Photo by Emily Takes Photos
Chris and I celebrated two years of marriage on October 26th. Two years! I can’t believe we’re officially not newlyweds anymore. It seems like just yesterday we were saying “I do” at San Francisco City Hall.
The reason it’s taken me over two weeks to crank out this post is because I’ve been thinking a lot about what I want/have to say about two short years of marriage. Should I recap what we did on our anniversary? Nah, I did that last year. Should I talk about how much I love Chris? Nah, I’ve done that before, too. (Many times!) So this year, I thought I’d share some good ol’ marriage advice– stuff I’ve learned about love and commitment in the last two years that can be applied to not only a new marriage, but any long-term serious relationship.
I’ve learned a lot about marriage in the last couple years, but I decided to stick with the top six pieces of advice I would give to anyone who is about to get hitched or any newlyweds who don’t have kids yet:
Make Date Night a Priority
You may or may not know this already, but I’m all about date nights. I’m a firm believer that date nights are an important part of any relationship because it gives the couple a chance to do something fun together, and more importantly, spend quality time together. Chris and I try to have a date night once a week; that may seem like a lot, but when you you’re married-without-kids, it’s easier to carve out time for just the two of you. You might also be thinking, “Doesn’t four dates a month get kind of expensive?” Well, we’re actually pretty good about keeping our date nights cheap. I get weekly emails from Groupon, and whenever I see a good deal for a local restaurant, I’ll buy it and save it for a date night. There have also been times when I’ve won a restaurant gift card in a contest or one of us gets a giftcard as a birthday/Christmas present. BOOM. Cheap date night.
*One more note on this whole date night thing: take turns planning the dates, or plan them together. It’s no fun to feel like you’re the only one in the marriage who’s always doing all the planning.
Go On Double Dates with Other Married Couples
Not only should you continue to date your spouse after you’re married, you two should make an effort to go on double dates with other married couples. This is important for many reasons: it’s healthy for you and your spouse to have mutual friends and hang out with other people rather than just the two of you all the time. Plus, hanging out with other married couples is fun. Chris and I have become friends with some other newlywed couples these last couple years and we love hanging out with them because we all have so much in common thanks to the fact we’re all in the same life stage: in our late 20’s/early 30’s, married-without-kids, and career-focused.
Be Together, But Also Apart
While it’s definitely important in a marriage to spend a lot of quality time together and have mutual friends, it’s equally important to remember that you’re still your own person, and even though your spouse is your best friend, you two don’t HAVE to do EVERYTHING together. As hard as it might be, remember that you once had a life before your spouse came into the picture, and keep living that life. Make time to meet your single girlfriends for brunch. Keep up with your girly hobbies, like yoga and blogging. Accomplish your goal of running a half marathon. Continuing to live your own life after you’re married will help you to maintain a certain independence that many people lose touch with after they tie the knot. Added bonus: doing this also gives you and your spouse more to talk about over dinner or on the phone.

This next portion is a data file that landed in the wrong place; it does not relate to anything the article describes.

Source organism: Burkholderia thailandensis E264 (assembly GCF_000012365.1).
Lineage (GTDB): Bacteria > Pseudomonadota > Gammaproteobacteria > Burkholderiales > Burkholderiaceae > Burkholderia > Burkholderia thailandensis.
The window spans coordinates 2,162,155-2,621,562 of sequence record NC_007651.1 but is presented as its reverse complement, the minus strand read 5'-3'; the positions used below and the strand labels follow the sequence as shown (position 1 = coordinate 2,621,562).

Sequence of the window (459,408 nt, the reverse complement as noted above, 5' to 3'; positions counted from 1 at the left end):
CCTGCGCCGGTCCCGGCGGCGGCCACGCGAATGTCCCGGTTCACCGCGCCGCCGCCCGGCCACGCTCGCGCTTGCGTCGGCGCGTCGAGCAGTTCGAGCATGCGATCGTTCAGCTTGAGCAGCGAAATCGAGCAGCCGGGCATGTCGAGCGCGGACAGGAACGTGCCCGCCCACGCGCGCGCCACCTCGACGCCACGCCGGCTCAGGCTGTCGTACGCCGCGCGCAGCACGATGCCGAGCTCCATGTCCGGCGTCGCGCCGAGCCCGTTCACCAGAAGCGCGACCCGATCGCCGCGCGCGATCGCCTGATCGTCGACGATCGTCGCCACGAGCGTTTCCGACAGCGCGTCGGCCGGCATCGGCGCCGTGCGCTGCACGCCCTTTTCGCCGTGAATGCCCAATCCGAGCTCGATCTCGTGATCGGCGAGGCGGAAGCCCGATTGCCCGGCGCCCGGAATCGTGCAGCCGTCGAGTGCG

Learn Your Spouse’s Primary Love Language and Speak It to Him/Her Fluently
A few months ago, a friend of mine (who recently got divorced) advised me to read The Five Love Languages by Gary Chapman. She had me convinced I needed to read it when she mentioned that she wished that she had read it before she got divorced and had even sent a copy to her ex-husband. So I read the book, and it really opened up my eyes on how Chris and I currently show love for each other vs how we should show love for each other. Now that we understand each other’s primary love language (mine is receiving gifts, his is physical touch), we are both working on speaking those languages to each other fluently.
Your Spouse > Your Smart Phone
This is a big one for us Millennials. We are a generation that can’t seem to put down our smart phones, but just because we’re addicted to our phones doesn’t mean our spouses should suffer. When you’re out to dinner with your husband, put your phone away and have dinner with your husband. When your wife is trying to talk to you about her day, put your phone down and listen to her. Be present, especially around your spouse.
Don’t Get Lazy
I think anyone who is married or has been in a long-term relationship can agree that after a while, you start to get comfortable– sometimes a little too comfortable. Ladies, maybe you stop dressing up for him and start resorting to yoga pants and messy buns 75% of the time. Maybe you stop initiating sex. Maybe you gain some weight. Guys, maybe you stop taking her out on dates. Maybe you don’t do anything special for her birthday. Maybe you resort to only buying her flowers on your anniversary and Valentine’s Day. All of the above is called, “getting lazy” in a marriage/relationship and I highly advise against it. If you’re married without kids, you have no excuse to be lazy. Keep pursuing each other. Keep romancing each other. Keep getting dressed up for one another, because once kids come along, it’s going to be a whole lot harder to look good for your spouse, plan date nights, and get it on.
What marriage or relationship advice would you add to this list?